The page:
Settling down isn’t easy, and it’s not supposed to be, because doing so requires great responsibility and maturity. And at 25, when I am still trying to build up my career, I want to enjoy my independence and enjoy my life without restrictions.
7. Money Is Hard To Keep
One of the things I learned during A Levels Economics is that when an individual’s income rises, their demand rises too. Back then, I thought it was just a basic generalization–surely, if I am truly the kind of person who wants to save, I will not overspend even if my earnings grow.
Alas, I was wrong.
One of the biggest and most unexpected challenges I faced right after starting my career was saving money. I am so happy to say that I have learned better by now and have finally managed to limit myself to a proper budget plan. But during the first year of my career, this was very difficult to do.
And for a while, I was quite disappointed in myself, for I’d always been proud of being sensible with my earnings. With time though, I learned to accpet that I made a few lapses in judgement, but it was hardly the end of the world, because I recognized my own problems and learned to do better.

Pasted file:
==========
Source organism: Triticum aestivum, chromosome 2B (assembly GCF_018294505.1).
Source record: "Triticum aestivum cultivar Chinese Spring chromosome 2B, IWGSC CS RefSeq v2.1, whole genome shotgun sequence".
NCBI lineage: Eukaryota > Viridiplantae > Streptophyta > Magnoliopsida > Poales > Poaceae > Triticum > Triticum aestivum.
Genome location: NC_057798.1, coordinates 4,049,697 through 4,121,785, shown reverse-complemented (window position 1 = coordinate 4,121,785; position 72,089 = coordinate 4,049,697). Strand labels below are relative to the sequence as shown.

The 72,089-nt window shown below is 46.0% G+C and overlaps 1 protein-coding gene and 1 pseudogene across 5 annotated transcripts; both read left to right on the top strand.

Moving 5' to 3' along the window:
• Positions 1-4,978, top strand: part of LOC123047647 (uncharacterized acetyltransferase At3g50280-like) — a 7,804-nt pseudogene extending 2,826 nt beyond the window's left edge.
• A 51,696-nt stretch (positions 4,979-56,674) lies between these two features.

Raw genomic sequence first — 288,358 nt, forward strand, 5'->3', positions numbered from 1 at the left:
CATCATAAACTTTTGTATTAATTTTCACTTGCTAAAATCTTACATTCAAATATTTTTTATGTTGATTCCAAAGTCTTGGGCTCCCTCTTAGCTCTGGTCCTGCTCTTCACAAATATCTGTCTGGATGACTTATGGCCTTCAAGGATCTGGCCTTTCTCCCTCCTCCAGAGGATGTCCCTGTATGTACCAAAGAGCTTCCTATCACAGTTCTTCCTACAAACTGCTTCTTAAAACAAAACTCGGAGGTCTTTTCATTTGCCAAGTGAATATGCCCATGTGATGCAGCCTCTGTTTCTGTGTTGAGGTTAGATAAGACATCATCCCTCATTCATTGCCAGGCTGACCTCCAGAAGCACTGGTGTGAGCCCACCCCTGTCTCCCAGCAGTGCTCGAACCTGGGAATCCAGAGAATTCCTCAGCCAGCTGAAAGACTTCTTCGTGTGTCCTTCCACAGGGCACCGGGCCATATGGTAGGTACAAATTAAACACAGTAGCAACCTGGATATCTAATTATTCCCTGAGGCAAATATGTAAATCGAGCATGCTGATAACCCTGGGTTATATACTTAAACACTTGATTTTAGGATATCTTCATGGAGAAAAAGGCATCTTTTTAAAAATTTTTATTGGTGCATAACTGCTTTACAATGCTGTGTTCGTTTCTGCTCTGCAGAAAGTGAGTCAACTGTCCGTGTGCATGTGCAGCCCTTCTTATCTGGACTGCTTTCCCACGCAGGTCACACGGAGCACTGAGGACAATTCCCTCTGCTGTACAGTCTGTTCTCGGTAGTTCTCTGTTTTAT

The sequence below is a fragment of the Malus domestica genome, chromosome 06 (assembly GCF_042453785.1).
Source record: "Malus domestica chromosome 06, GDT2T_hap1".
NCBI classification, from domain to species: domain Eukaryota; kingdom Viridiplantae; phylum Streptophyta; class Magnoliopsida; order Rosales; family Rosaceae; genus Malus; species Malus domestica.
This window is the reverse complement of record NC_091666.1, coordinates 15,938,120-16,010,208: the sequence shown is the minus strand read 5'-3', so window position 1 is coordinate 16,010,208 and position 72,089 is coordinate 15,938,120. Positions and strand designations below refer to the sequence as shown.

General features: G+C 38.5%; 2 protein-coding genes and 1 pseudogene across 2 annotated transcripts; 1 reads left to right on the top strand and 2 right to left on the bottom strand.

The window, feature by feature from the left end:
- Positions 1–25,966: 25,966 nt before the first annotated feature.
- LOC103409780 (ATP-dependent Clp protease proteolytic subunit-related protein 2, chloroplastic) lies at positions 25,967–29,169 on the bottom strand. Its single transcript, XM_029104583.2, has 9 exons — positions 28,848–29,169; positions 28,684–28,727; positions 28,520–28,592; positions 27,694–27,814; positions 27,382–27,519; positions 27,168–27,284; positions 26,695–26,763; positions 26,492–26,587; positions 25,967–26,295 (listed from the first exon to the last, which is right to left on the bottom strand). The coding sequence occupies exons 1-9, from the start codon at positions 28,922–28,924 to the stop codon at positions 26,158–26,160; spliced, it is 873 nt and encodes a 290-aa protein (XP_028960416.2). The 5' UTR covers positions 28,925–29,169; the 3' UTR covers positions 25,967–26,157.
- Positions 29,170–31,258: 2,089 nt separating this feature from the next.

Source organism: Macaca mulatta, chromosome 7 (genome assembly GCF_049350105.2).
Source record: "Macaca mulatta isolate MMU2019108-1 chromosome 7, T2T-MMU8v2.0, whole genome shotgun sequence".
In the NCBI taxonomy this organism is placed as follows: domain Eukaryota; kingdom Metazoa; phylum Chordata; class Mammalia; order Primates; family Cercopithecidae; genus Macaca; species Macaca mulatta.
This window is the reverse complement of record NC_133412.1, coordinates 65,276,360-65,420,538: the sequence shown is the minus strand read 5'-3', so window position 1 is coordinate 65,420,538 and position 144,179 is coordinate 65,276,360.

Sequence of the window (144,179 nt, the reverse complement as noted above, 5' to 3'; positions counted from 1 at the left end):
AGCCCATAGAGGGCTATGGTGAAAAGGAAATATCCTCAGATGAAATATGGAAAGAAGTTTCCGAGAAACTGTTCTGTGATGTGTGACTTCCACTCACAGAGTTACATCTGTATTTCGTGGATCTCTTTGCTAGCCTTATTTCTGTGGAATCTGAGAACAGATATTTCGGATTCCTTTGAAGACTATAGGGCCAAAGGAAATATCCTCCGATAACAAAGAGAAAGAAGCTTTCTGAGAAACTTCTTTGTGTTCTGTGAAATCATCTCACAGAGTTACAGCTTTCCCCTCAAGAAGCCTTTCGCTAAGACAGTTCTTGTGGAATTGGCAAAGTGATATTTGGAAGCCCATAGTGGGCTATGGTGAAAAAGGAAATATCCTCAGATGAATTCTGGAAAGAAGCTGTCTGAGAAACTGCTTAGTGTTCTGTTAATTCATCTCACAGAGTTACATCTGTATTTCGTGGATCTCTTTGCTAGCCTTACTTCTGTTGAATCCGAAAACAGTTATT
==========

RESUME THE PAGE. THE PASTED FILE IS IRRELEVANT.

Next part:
8. It’s Okay To Be Clueless
Adulting involves making so many decisions, some bigger than the others but all confusing nonetheless (don’t even get me started on taxes). But it’s comforting to see other adults struggling the same way. It’s okay to be clueless in your 20’s about how to do things, or what to do next, because the truth is everyone else is also winging it and learning on the go. Your 20’s the time to make bad decisions, find out what works and what doesn’t.
9. Forgiving Yourself Is The Hardest Thing To Do
One of the worst feelings in this world is regret, and there’s so much of that in your 20’s. Even last year, I used to have a very negative mindset where I looked back on the mistakes I had made and felt regret. It took a while, but I learned to change my perception: I made mistakes, so that I could learn and make better mistakes in the future.